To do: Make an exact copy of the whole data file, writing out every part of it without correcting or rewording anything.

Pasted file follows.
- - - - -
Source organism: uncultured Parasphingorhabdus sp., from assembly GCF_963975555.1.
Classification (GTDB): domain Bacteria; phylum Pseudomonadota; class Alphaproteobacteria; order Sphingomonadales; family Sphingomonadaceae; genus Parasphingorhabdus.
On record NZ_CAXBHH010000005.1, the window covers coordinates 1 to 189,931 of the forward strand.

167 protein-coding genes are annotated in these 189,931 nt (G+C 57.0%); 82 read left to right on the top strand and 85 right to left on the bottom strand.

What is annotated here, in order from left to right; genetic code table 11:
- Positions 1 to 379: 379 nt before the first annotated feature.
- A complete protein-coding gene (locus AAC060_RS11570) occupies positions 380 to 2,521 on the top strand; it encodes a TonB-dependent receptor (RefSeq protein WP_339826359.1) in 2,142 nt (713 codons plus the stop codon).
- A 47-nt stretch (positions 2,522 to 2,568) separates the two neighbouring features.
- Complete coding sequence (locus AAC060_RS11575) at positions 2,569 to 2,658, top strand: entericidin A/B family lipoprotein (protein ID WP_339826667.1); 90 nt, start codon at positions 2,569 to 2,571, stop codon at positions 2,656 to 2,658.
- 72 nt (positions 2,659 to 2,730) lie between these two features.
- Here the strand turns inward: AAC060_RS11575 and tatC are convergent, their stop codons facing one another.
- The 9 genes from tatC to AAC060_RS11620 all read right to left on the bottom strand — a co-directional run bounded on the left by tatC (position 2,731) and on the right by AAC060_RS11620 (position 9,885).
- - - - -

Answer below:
Source organism: uncultured Parasphingorhabdus sp., from assembly GCF_963975555.1.
Classification (GTDB): domain Bacteria; phylum Pseudomonadota; class Alphaproteobacteria; order Sphingomonadales; family Sphingomonadaceae; genus Parasphingorhabdus.
On record NZ_CAXBHH010000005.1, the window covers coordinates 1 to 189,931 of the forward strand.

167 protein-coding genes are annotated in these 189,931 nt (G+C 57.0%); 82 read left to right on the top strand and 85 right to left on the bottom strand.

What is annotated here, in order from left to right; genetic code table 11:
- Positions 1 to 379: 379 nt before the first annotated feature.
- A complete protein-coding gene (locus AAC060_RS11570) occupies positions 380 to 2,521 on the top strand; it encodes a TonB-dependent receptor (RefSeq protein WP_339826359.1) in 2,142 nt (713 codons plus the stop codon).
- A 47-nt stretch (positions 2,522 to 2,568) separates the two neighbouring features.
- Complete coding sequence (locus AAC060_RS11575) at positions 2,569 to 2,658, top strand: entericidin A/B family lipoprotein (protein ID WP_339826667.1); 90 nt, start codon at positions 2,569 to 2,571, stop codon at positions 2,656 to 2,658.
- 72 nt (positions 2,659 to 2,730) lie between these two features.
- Here the strand turns inward: AAC060_RS11575 and tatC are convergent, their stop codons facing one another.
- The 9 genes from tatC to AAC060_RS11620 all read right to left on the bottom strand — a co-directional run bounded on the left by tatC (position 2,731) and on the right by AAC060_RS11620 (position 9,885).